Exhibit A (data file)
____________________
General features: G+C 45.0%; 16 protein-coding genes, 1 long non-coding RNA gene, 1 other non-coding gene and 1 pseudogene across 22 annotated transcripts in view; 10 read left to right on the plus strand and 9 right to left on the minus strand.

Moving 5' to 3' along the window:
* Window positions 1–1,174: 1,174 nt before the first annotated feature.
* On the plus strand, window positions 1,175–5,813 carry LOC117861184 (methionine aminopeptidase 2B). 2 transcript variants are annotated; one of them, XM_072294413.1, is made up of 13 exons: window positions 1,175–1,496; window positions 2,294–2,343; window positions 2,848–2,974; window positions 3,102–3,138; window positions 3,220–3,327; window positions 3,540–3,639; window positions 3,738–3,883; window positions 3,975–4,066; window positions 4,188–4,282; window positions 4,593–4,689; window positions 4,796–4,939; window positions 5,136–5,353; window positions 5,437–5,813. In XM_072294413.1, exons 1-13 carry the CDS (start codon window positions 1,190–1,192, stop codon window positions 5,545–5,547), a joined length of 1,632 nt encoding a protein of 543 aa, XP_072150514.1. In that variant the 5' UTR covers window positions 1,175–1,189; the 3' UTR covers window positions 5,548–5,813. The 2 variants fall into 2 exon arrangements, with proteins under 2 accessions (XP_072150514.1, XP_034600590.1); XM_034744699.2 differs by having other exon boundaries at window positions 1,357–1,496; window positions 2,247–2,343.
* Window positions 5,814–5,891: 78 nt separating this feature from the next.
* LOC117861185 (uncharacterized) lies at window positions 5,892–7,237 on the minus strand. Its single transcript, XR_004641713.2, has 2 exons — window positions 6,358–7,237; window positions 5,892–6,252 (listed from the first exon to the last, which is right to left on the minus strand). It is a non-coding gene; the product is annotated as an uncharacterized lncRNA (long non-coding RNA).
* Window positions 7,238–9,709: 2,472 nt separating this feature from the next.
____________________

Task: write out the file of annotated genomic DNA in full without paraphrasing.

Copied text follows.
General features: G+C 45.0%; 16 protein-coding genes, 1 long non-coding RNA gene, 1 other non-coding gene and 1 pseudogene across 22 annotated transcripts in view; 10 read left to right on the plus strand and 9 right to left on the minus strand.

Moving 5' to 3' along the window:
* Window positions 1–1,174: 1,174 nt before the first annotated feature.
* On the plus strand, window positions 1,175–5,813 carry LOC117861184 (methionine aminopeptidase 2B). 2 transcript variants are annotated; one of them, XM_072294413.1, is made up of 13 exons: window positions 1,175–1,496; window positions 2,294–2,343; window positions 2,848–2,974; window positions 3,102–3,138; window positions 3,220–3,327; window positions 3,540–3,639; window positions 3,738–3,883; window positions 3,975–4,066; window positions 4,188–4,282; window positions 4,593–4,689; window positions 4,796–4,939; window positions 5,136–5,353; window positions 5,437–5,813. In XM_072294413.1, exons 1-13 carry the CDS (start codon window positions 1,190–1,192, stop codon window positions 5,545–5,547), a joined length of 1,632 nt encoding a protein of 543 aa, XP_072150514.1. In that variant the 5' UTR covers window positions 1,175–1,189; the 3' UTR covers window positions 5,548–5,813. The 2 variants fall into 2 exon arrangements, with proteins under 2 accessions (XP_072150514.1, XP_034600590.1); XM_034744699.2 differs by having other exon boundaries at window positions 1,357–1,496; window positions 2,247–2,343.
* Window positions 5,814–5,891: 78 nt separating this feature from the next.
* LOC117861185 (uncharacterized) lies at window positions 5,892–7,237 on the minus strand. Its single transcript, XR_004641713.2, has 2 exons — window positions 6,358–7,237; window positions 5,892–6,252 (listed from the first exon to the last, which is right to left on the minus strand). It is a non-coding gene; the product is annotated as an uncharacterized lncRNA (long non-coding RNA).
* Window positions 7,238–9,709: 2,472 nt separating this feature from the next.